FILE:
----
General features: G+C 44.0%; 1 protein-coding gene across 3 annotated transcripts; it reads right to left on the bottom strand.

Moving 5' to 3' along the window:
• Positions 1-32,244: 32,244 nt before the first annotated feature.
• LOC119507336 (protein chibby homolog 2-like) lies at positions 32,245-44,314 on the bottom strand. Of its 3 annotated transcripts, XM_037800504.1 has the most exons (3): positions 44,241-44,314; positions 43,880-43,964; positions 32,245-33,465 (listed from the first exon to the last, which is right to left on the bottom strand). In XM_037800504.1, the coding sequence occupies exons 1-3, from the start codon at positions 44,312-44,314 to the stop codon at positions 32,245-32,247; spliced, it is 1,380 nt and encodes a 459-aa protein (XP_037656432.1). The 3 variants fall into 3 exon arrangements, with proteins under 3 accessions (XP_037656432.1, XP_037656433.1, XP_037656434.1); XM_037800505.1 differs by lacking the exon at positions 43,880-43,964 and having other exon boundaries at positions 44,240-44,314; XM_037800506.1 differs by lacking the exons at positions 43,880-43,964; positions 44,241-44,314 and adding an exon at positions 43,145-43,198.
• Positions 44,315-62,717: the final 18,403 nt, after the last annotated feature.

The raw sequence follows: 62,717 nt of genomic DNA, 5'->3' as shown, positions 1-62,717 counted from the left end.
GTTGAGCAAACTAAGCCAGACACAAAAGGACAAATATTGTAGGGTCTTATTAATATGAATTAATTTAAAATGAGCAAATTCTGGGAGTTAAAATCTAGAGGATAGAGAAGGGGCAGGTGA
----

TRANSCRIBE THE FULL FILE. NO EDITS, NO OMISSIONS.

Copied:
General features: G+C 44.0%; 1 protein-coding gene across 3 annotated transcripts; it reads right to left on the bottom strand.

Moving 5' to 3' along the window:
• Positions 1-32,244: 32,244 nt before the first annotated feature.
• LOC119507336 (protein chibby homolog 2-like) lies at positions 32,245-44,314 on the bottom strand. Of its 3 annotated transcripts, XM_037800504.1 has the most exons (3): positions 44,241-44,314; positions 43,880-43,964; positions 32,245-33,465 (listed from the first exon to the last, which is right to left on the bottom strand). In XM_037800504.1, the coding sequence occupies exons 1-3, from the start codon at positions 44,312-44,314 to the stop codon at positions 32,245-32,247; spliced, it is 1,380 nt and encodes a 459-aa protein (XP_037656432.1). The 3 variants fall into 3 exon arrangements, with proteins under 3 accessions (XP_037656432.1, XP_037656433.1, XP_037656434.1); XM_037800505.1 differs by lacking the exon at positions 43,880-43,964 and having other exon boundaries at positions 44,240-44,314; XM_037800506.1 differs by lacking the exons at positions 43,880-43,964; positions 44,241-44,314 and adding an exon at positions 43,145-43,198.
• Positions 44,315-62,717: the final 18,403 nt, after the last annotated feature.

The raw sequence follows: 62,717 nt of genomic DNA, 5'->3' as shown, positions 1-62,717 counted from the left end.
GTTGAGCAAACTAAGCCAGACACAAAAGGACAAATATTGTAGGGTCTTATTAATATGAATTAATTTAAAATGAGCAAATTCTGGGAGTTAAAATCTAGAGGATAGAGAAGGGGCAGGTGA